Defense Secretary Chuck Hagel said Sunday the US military was ready to take action against the Syrian regime if ordered, but stressed that Washington was still evaluating claims of a chemical weapons attack.
"President Obama has asked the Defense Department to prepare options for all contingencies. We have done that," Hagel told reporters in the Malaysian capital Kuala Lumpur.
"Again, we are prepared to exercise whatever option, if he decides to employ one of those options."
He said the US and its allies were assessing intelligence on allegations that President Bashar al-Assad's forces unleashed chemical weapons in an attack near Damascus last week as he battles an uprising that began in March 2011.
"I wouldn't go further than that, until we have more intelligence based on facts," Hagel said.
Hagel spoke after a meeting with his Malaysian counterpart, Hishammuddin Hussein, as he started a week-long Southeast Asia tour to stress Washington's much-touted renewed focus on the Asia-Pacific region.
But his attention has been diverted by crises in Syria and Egypt, where security forces have cracked down on supporters of ousted Islamist president Mohamed Morsi.
Hagel phoned Egypt's army chief from Kuala Lumpur to appeal for a peaceful resolution of political conflicts there, and has been in touch with top US national security advisors on Syria.
Hagel reiterated the US military had presented a range of military options to President Barack Obama over the apparent chemical attack that has sparked international revulsion.
On his flight to Malaysia from Hawaii, he told reporters the American military was moving forces into place as needed, amid speculation Washington might opt for cruise missile strikes to punish Assad's regime.
Obama and British Prime Minister David Cameron appeared to move closer to pinning blame on Assad's forces.
A Downing Street statement said the US and British leaders "are both gravely concerned by... increasing signs that this was a significant chemical weapons attack carried out by the Syrian regime against its own people".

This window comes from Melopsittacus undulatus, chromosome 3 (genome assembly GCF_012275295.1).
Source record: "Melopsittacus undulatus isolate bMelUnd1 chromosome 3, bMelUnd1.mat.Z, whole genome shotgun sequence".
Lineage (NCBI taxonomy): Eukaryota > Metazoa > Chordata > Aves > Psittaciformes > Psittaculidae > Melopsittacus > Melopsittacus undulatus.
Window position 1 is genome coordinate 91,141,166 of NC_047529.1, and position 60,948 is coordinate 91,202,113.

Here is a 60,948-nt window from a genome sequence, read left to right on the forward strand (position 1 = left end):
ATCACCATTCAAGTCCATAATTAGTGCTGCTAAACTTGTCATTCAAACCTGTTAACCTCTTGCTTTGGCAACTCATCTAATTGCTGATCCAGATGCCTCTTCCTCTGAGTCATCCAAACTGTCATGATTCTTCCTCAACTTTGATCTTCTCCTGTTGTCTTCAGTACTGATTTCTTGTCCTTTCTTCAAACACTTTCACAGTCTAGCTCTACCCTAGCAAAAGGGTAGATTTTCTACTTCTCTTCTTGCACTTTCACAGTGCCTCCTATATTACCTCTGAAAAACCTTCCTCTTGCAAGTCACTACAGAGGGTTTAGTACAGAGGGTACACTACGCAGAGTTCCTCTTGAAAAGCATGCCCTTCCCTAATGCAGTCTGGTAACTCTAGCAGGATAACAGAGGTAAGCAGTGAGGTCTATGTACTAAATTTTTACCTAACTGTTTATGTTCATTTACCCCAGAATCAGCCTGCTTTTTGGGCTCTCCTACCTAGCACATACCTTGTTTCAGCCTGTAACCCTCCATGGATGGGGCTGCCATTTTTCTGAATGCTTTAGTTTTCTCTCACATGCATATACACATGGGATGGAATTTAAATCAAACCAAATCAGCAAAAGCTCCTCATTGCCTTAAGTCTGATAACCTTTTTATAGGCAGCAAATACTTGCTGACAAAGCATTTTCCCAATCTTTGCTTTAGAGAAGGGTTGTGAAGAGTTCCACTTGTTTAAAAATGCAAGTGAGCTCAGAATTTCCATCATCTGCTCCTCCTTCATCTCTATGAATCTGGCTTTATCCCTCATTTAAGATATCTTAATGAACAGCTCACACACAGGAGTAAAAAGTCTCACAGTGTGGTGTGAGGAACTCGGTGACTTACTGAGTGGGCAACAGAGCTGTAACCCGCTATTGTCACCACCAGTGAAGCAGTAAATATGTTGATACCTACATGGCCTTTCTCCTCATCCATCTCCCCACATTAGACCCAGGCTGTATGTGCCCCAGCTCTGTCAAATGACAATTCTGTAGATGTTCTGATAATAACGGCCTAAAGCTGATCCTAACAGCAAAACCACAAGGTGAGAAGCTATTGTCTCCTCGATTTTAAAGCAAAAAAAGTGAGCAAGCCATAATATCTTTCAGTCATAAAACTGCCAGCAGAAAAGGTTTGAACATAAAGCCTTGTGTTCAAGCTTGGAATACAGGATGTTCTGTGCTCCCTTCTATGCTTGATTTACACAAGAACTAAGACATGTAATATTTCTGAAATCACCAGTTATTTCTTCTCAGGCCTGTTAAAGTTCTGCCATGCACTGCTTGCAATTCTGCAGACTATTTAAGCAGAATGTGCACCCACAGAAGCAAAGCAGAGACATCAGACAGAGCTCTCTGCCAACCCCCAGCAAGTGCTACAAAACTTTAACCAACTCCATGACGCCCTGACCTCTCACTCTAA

The Syrian government and rebel forces have accused each other of using chemical weapons.
Doctors Without Borders said 355 people had died of "neurotoxic" symptoms stemming from Wednesday's incident.
The United Nations says more than 100,000 people have been killed in the Syrian uprising.
Hagel was set to give a speech later Sunday underlining a concerted effort by Washington to rebalance America's strategic focus towards the Asia-Pacific.
The tilt to Asia is seen as based in part on the region's growing economic importance and to counterbalance China's expanding military might.
Hagel said he and his Malaysian counterpart agreed to bolster military cooperation in a "productive" session.
Amid tense territorial disputes in the South China Sea, the Pentagon is offering help to Southeast Asian states in the form of material and training as they try to better monitor their waters.
A senior defence official, briefing reporters travelling with Hagel, rejected the "myth" that budget cuts hitting the Pentagon would spell an end to the Asia "pivot".
"We have adequate means to support this strategy and to do so for the foreseeable future," the official said, speaking on condition of anonymity.
The United States was increasing the number of naval ships in the Asia-Pacific and pursuing agreements with a number of countries to allow ships, aircraft and troops to rotate through key ports and airfields, while avoiding permanent American bases, the official said.
After his two-day stop in Malaysia, Hagel heads to Indonesia and then Brunei for a gathering of defence ministers from the Association of Southeast Asian Nations and other regional players including China and India.